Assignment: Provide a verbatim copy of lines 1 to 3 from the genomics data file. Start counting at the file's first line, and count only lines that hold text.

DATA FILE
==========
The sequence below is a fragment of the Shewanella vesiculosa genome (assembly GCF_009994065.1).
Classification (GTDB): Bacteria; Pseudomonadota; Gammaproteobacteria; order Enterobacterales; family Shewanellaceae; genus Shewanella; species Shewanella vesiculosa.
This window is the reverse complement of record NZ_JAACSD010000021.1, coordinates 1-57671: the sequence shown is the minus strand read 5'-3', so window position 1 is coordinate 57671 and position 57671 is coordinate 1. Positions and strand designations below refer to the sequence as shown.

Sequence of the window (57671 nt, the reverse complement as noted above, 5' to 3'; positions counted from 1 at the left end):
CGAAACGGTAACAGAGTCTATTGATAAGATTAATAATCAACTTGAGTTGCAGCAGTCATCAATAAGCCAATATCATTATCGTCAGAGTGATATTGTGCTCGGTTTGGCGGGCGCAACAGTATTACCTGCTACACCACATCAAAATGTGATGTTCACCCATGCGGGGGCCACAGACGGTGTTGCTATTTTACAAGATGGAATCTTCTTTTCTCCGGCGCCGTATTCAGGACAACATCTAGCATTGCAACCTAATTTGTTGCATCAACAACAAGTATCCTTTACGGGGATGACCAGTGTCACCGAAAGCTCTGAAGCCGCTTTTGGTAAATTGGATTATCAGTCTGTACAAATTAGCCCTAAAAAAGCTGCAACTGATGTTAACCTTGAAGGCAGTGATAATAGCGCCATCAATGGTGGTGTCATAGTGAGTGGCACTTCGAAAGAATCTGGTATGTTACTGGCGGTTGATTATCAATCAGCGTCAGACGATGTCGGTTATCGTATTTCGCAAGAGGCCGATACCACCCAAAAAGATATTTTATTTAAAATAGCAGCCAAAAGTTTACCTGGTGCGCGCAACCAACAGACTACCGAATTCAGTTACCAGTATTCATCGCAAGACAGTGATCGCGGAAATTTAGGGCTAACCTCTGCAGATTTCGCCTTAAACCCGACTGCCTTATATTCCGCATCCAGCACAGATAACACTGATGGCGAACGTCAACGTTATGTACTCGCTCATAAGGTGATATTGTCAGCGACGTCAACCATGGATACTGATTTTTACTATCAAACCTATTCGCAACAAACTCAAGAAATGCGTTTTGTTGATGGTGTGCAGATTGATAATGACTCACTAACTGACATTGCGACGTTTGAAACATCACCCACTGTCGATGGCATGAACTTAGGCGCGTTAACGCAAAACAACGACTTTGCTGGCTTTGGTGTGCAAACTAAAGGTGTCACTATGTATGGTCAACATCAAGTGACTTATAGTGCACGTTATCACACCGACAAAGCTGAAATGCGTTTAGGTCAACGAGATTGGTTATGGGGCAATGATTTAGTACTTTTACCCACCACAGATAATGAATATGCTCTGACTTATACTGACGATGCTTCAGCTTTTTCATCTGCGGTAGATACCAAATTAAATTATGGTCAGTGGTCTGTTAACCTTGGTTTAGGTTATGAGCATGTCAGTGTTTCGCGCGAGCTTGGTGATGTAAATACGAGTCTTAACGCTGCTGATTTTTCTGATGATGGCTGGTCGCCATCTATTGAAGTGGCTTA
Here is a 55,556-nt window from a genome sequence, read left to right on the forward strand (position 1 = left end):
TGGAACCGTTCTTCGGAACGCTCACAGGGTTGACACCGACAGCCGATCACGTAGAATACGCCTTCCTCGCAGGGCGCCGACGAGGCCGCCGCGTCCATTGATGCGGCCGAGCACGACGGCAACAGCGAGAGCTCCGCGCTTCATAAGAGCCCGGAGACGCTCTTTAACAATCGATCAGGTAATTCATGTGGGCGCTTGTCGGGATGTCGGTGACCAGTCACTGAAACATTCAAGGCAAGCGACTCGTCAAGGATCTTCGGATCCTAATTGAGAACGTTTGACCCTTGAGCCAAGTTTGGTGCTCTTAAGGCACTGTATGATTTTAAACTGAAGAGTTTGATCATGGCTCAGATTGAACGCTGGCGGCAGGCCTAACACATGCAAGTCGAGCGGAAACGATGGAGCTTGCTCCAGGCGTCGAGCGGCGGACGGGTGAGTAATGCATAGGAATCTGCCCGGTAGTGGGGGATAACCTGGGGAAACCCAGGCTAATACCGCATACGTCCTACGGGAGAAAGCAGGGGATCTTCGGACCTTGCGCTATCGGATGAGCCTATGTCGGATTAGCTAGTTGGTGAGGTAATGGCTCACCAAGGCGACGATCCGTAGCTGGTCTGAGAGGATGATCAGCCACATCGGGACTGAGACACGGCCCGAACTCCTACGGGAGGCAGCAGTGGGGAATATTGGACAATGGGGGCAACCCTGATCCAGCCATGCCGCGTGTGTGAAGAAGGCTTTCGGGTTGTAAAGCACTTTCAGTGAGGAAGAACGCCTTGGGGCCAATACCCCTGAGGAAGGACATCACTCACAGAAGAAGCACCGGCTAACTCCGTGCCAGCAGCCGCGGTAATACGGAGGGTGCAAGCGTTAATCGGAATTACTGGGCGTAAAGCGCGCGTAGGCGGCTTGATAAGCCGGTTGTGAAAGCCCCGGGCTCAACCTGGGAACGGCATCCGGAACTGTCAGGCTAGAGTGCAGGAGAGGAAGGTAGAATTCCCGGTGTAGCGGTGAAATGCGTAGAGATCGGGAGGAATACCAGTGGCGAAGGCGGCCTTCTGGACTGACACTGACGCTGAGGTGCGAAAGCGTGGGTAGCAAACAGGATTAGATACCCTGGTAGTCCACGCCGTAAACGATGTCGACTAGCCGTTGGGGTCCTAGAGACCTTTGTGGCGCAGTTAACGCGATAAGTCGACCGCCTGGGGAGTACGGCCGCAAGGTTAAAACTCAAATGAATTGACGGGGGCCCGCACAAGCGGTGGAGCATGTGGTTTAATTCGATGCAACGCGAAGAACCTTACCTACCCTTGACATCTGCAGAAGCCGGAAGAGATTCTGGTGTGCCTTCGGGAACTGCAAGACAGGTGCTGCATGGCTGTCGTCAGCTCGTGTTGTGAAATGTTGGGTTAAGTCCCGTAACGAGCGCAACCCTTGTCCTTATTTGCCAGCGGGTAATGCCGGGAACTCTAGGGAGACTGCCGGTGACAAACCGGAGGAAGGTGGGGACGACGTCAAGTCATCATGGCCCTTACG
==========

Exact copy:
The sequence below is a fragment of the Shewanella vesiculosa genome (assembly GCF_009994065.1).
Classification (GTDB): Bacteria; Pseudomonadota; Gammaproteobacteria; order Enterobacterales; family Shewanellaceae; genus Shewanella; species Shewanella vesiculosa.
This window is the reverse complement of record NZ_JAACSD010000021.1, coordinates 1-57671: the sequence shown is the minus strand read 5'-3', so window position 1 is coordinate 57671 and position 57671 is coordinate 1. Positions and strand designations below refer to the sequence as shown.